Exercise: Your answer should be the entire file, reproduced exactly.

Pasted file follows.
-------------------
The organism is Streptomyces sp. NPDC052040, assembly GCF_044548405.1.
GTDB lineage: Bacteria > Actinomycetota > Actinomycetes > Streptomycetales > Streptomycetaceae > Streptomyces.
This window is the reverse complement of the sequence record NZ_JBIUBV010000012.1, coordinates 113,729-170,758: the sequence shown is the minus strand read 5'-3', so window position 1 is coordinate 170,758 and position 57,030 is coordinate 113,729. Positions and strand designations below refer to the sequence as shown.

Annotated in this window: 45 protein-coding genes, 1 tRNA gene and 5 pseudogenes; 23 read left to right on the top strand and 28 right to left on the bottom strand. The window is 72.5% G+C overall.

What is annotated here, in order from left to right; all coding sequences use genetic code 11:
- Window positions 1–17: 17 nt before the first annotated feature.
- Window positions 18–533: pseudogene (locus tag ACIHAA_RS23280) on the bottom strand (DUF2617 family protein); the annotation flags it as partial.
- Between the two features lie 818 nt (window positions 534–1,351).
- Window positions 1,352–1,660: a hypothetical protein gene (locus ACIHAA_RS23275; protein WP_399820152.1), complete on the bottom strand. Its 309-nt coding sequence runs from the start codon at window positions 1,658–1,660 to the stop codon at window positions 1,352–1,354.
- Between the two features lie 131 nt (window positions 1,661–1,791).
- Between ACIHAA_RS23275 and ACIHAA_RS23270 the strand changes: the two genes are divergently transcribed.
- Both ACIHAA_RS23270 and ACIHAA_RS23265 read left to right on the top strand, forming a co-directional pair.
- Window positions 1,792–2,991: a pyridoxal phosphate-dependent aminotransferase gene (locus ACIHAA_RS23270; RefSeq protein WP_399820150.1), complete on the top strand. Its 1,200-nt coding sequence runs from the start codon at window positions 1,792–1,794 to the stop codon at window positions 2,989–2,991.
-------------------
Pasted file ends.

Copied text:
The organism is Streptomyces sp. NPDC052040, assembly GCF_044548405.1.
GTDB lineage: Bacteria > Actinomycetota > Actinomycetes > Streptomycetales > Streptomycetaceae > Streptomyces.
This window is the reverse complement of the sequence record NZ_JBIUBV010000012.1, coordinates 113,729-170,758: the sequence shown is the minus strand read 5'-3', so window position 1 is coordinate 170,758 and position 57,030 is coordinate 113,729. Positions and strand designations below refer to the sequence as shown.

Annotated in this window: 45 protein-coding genes, 1 tRNA gene and 5 pseudogenes; 23 read left to right on the top strand and 28 right to left on the bottom strand. The window is 72.5% G+C overall.

What is annotated here, in order from left to right; all coding sequences use genetic code 11:
- Window positions 1–17: 17 nt before the first annotated feature.
- Window positions 18–533: pseudogene (locus tag ACIHAA_RS23280) on the bottom strand (DUF2617 family protein); the annotation flags it as partial.
- Between the two features lie 818 nt (window positions 534–1,351).
- Window positions 1,352–1,660: a hypothetical protein gene (locus ACIHAA_RS23275; protein WP_399820152.1), complete on the bottom strand. Its 309-nt coding sequence runs from the start codon at window positions 1,658–1,660 to the stop codon at window positions 1,352–1,354.
- Between the two features lie 131 nt (window positions 1,661–1,791).
- Between ACIHAA_RS23275 and ACIHAA_RS23270 the strand changes: the two genes are divergently transcribed.
- Both ACIHAA_RS23270 and ACIHAA_RS23265 read left to right on the top strand, forming a co-directional pair.
- Window positions 1,792–2,991: a pyridoxal phosphate-dependent aminotransferase gene (locus ACIHAA_RS23270; RefSeq protein WP_399820150.1), complete on the top strand. Its 1,200-nt coding sequence runs from the start codon at window positions 1,792–1,794 to the stop codon at window positions 2,989–2,991.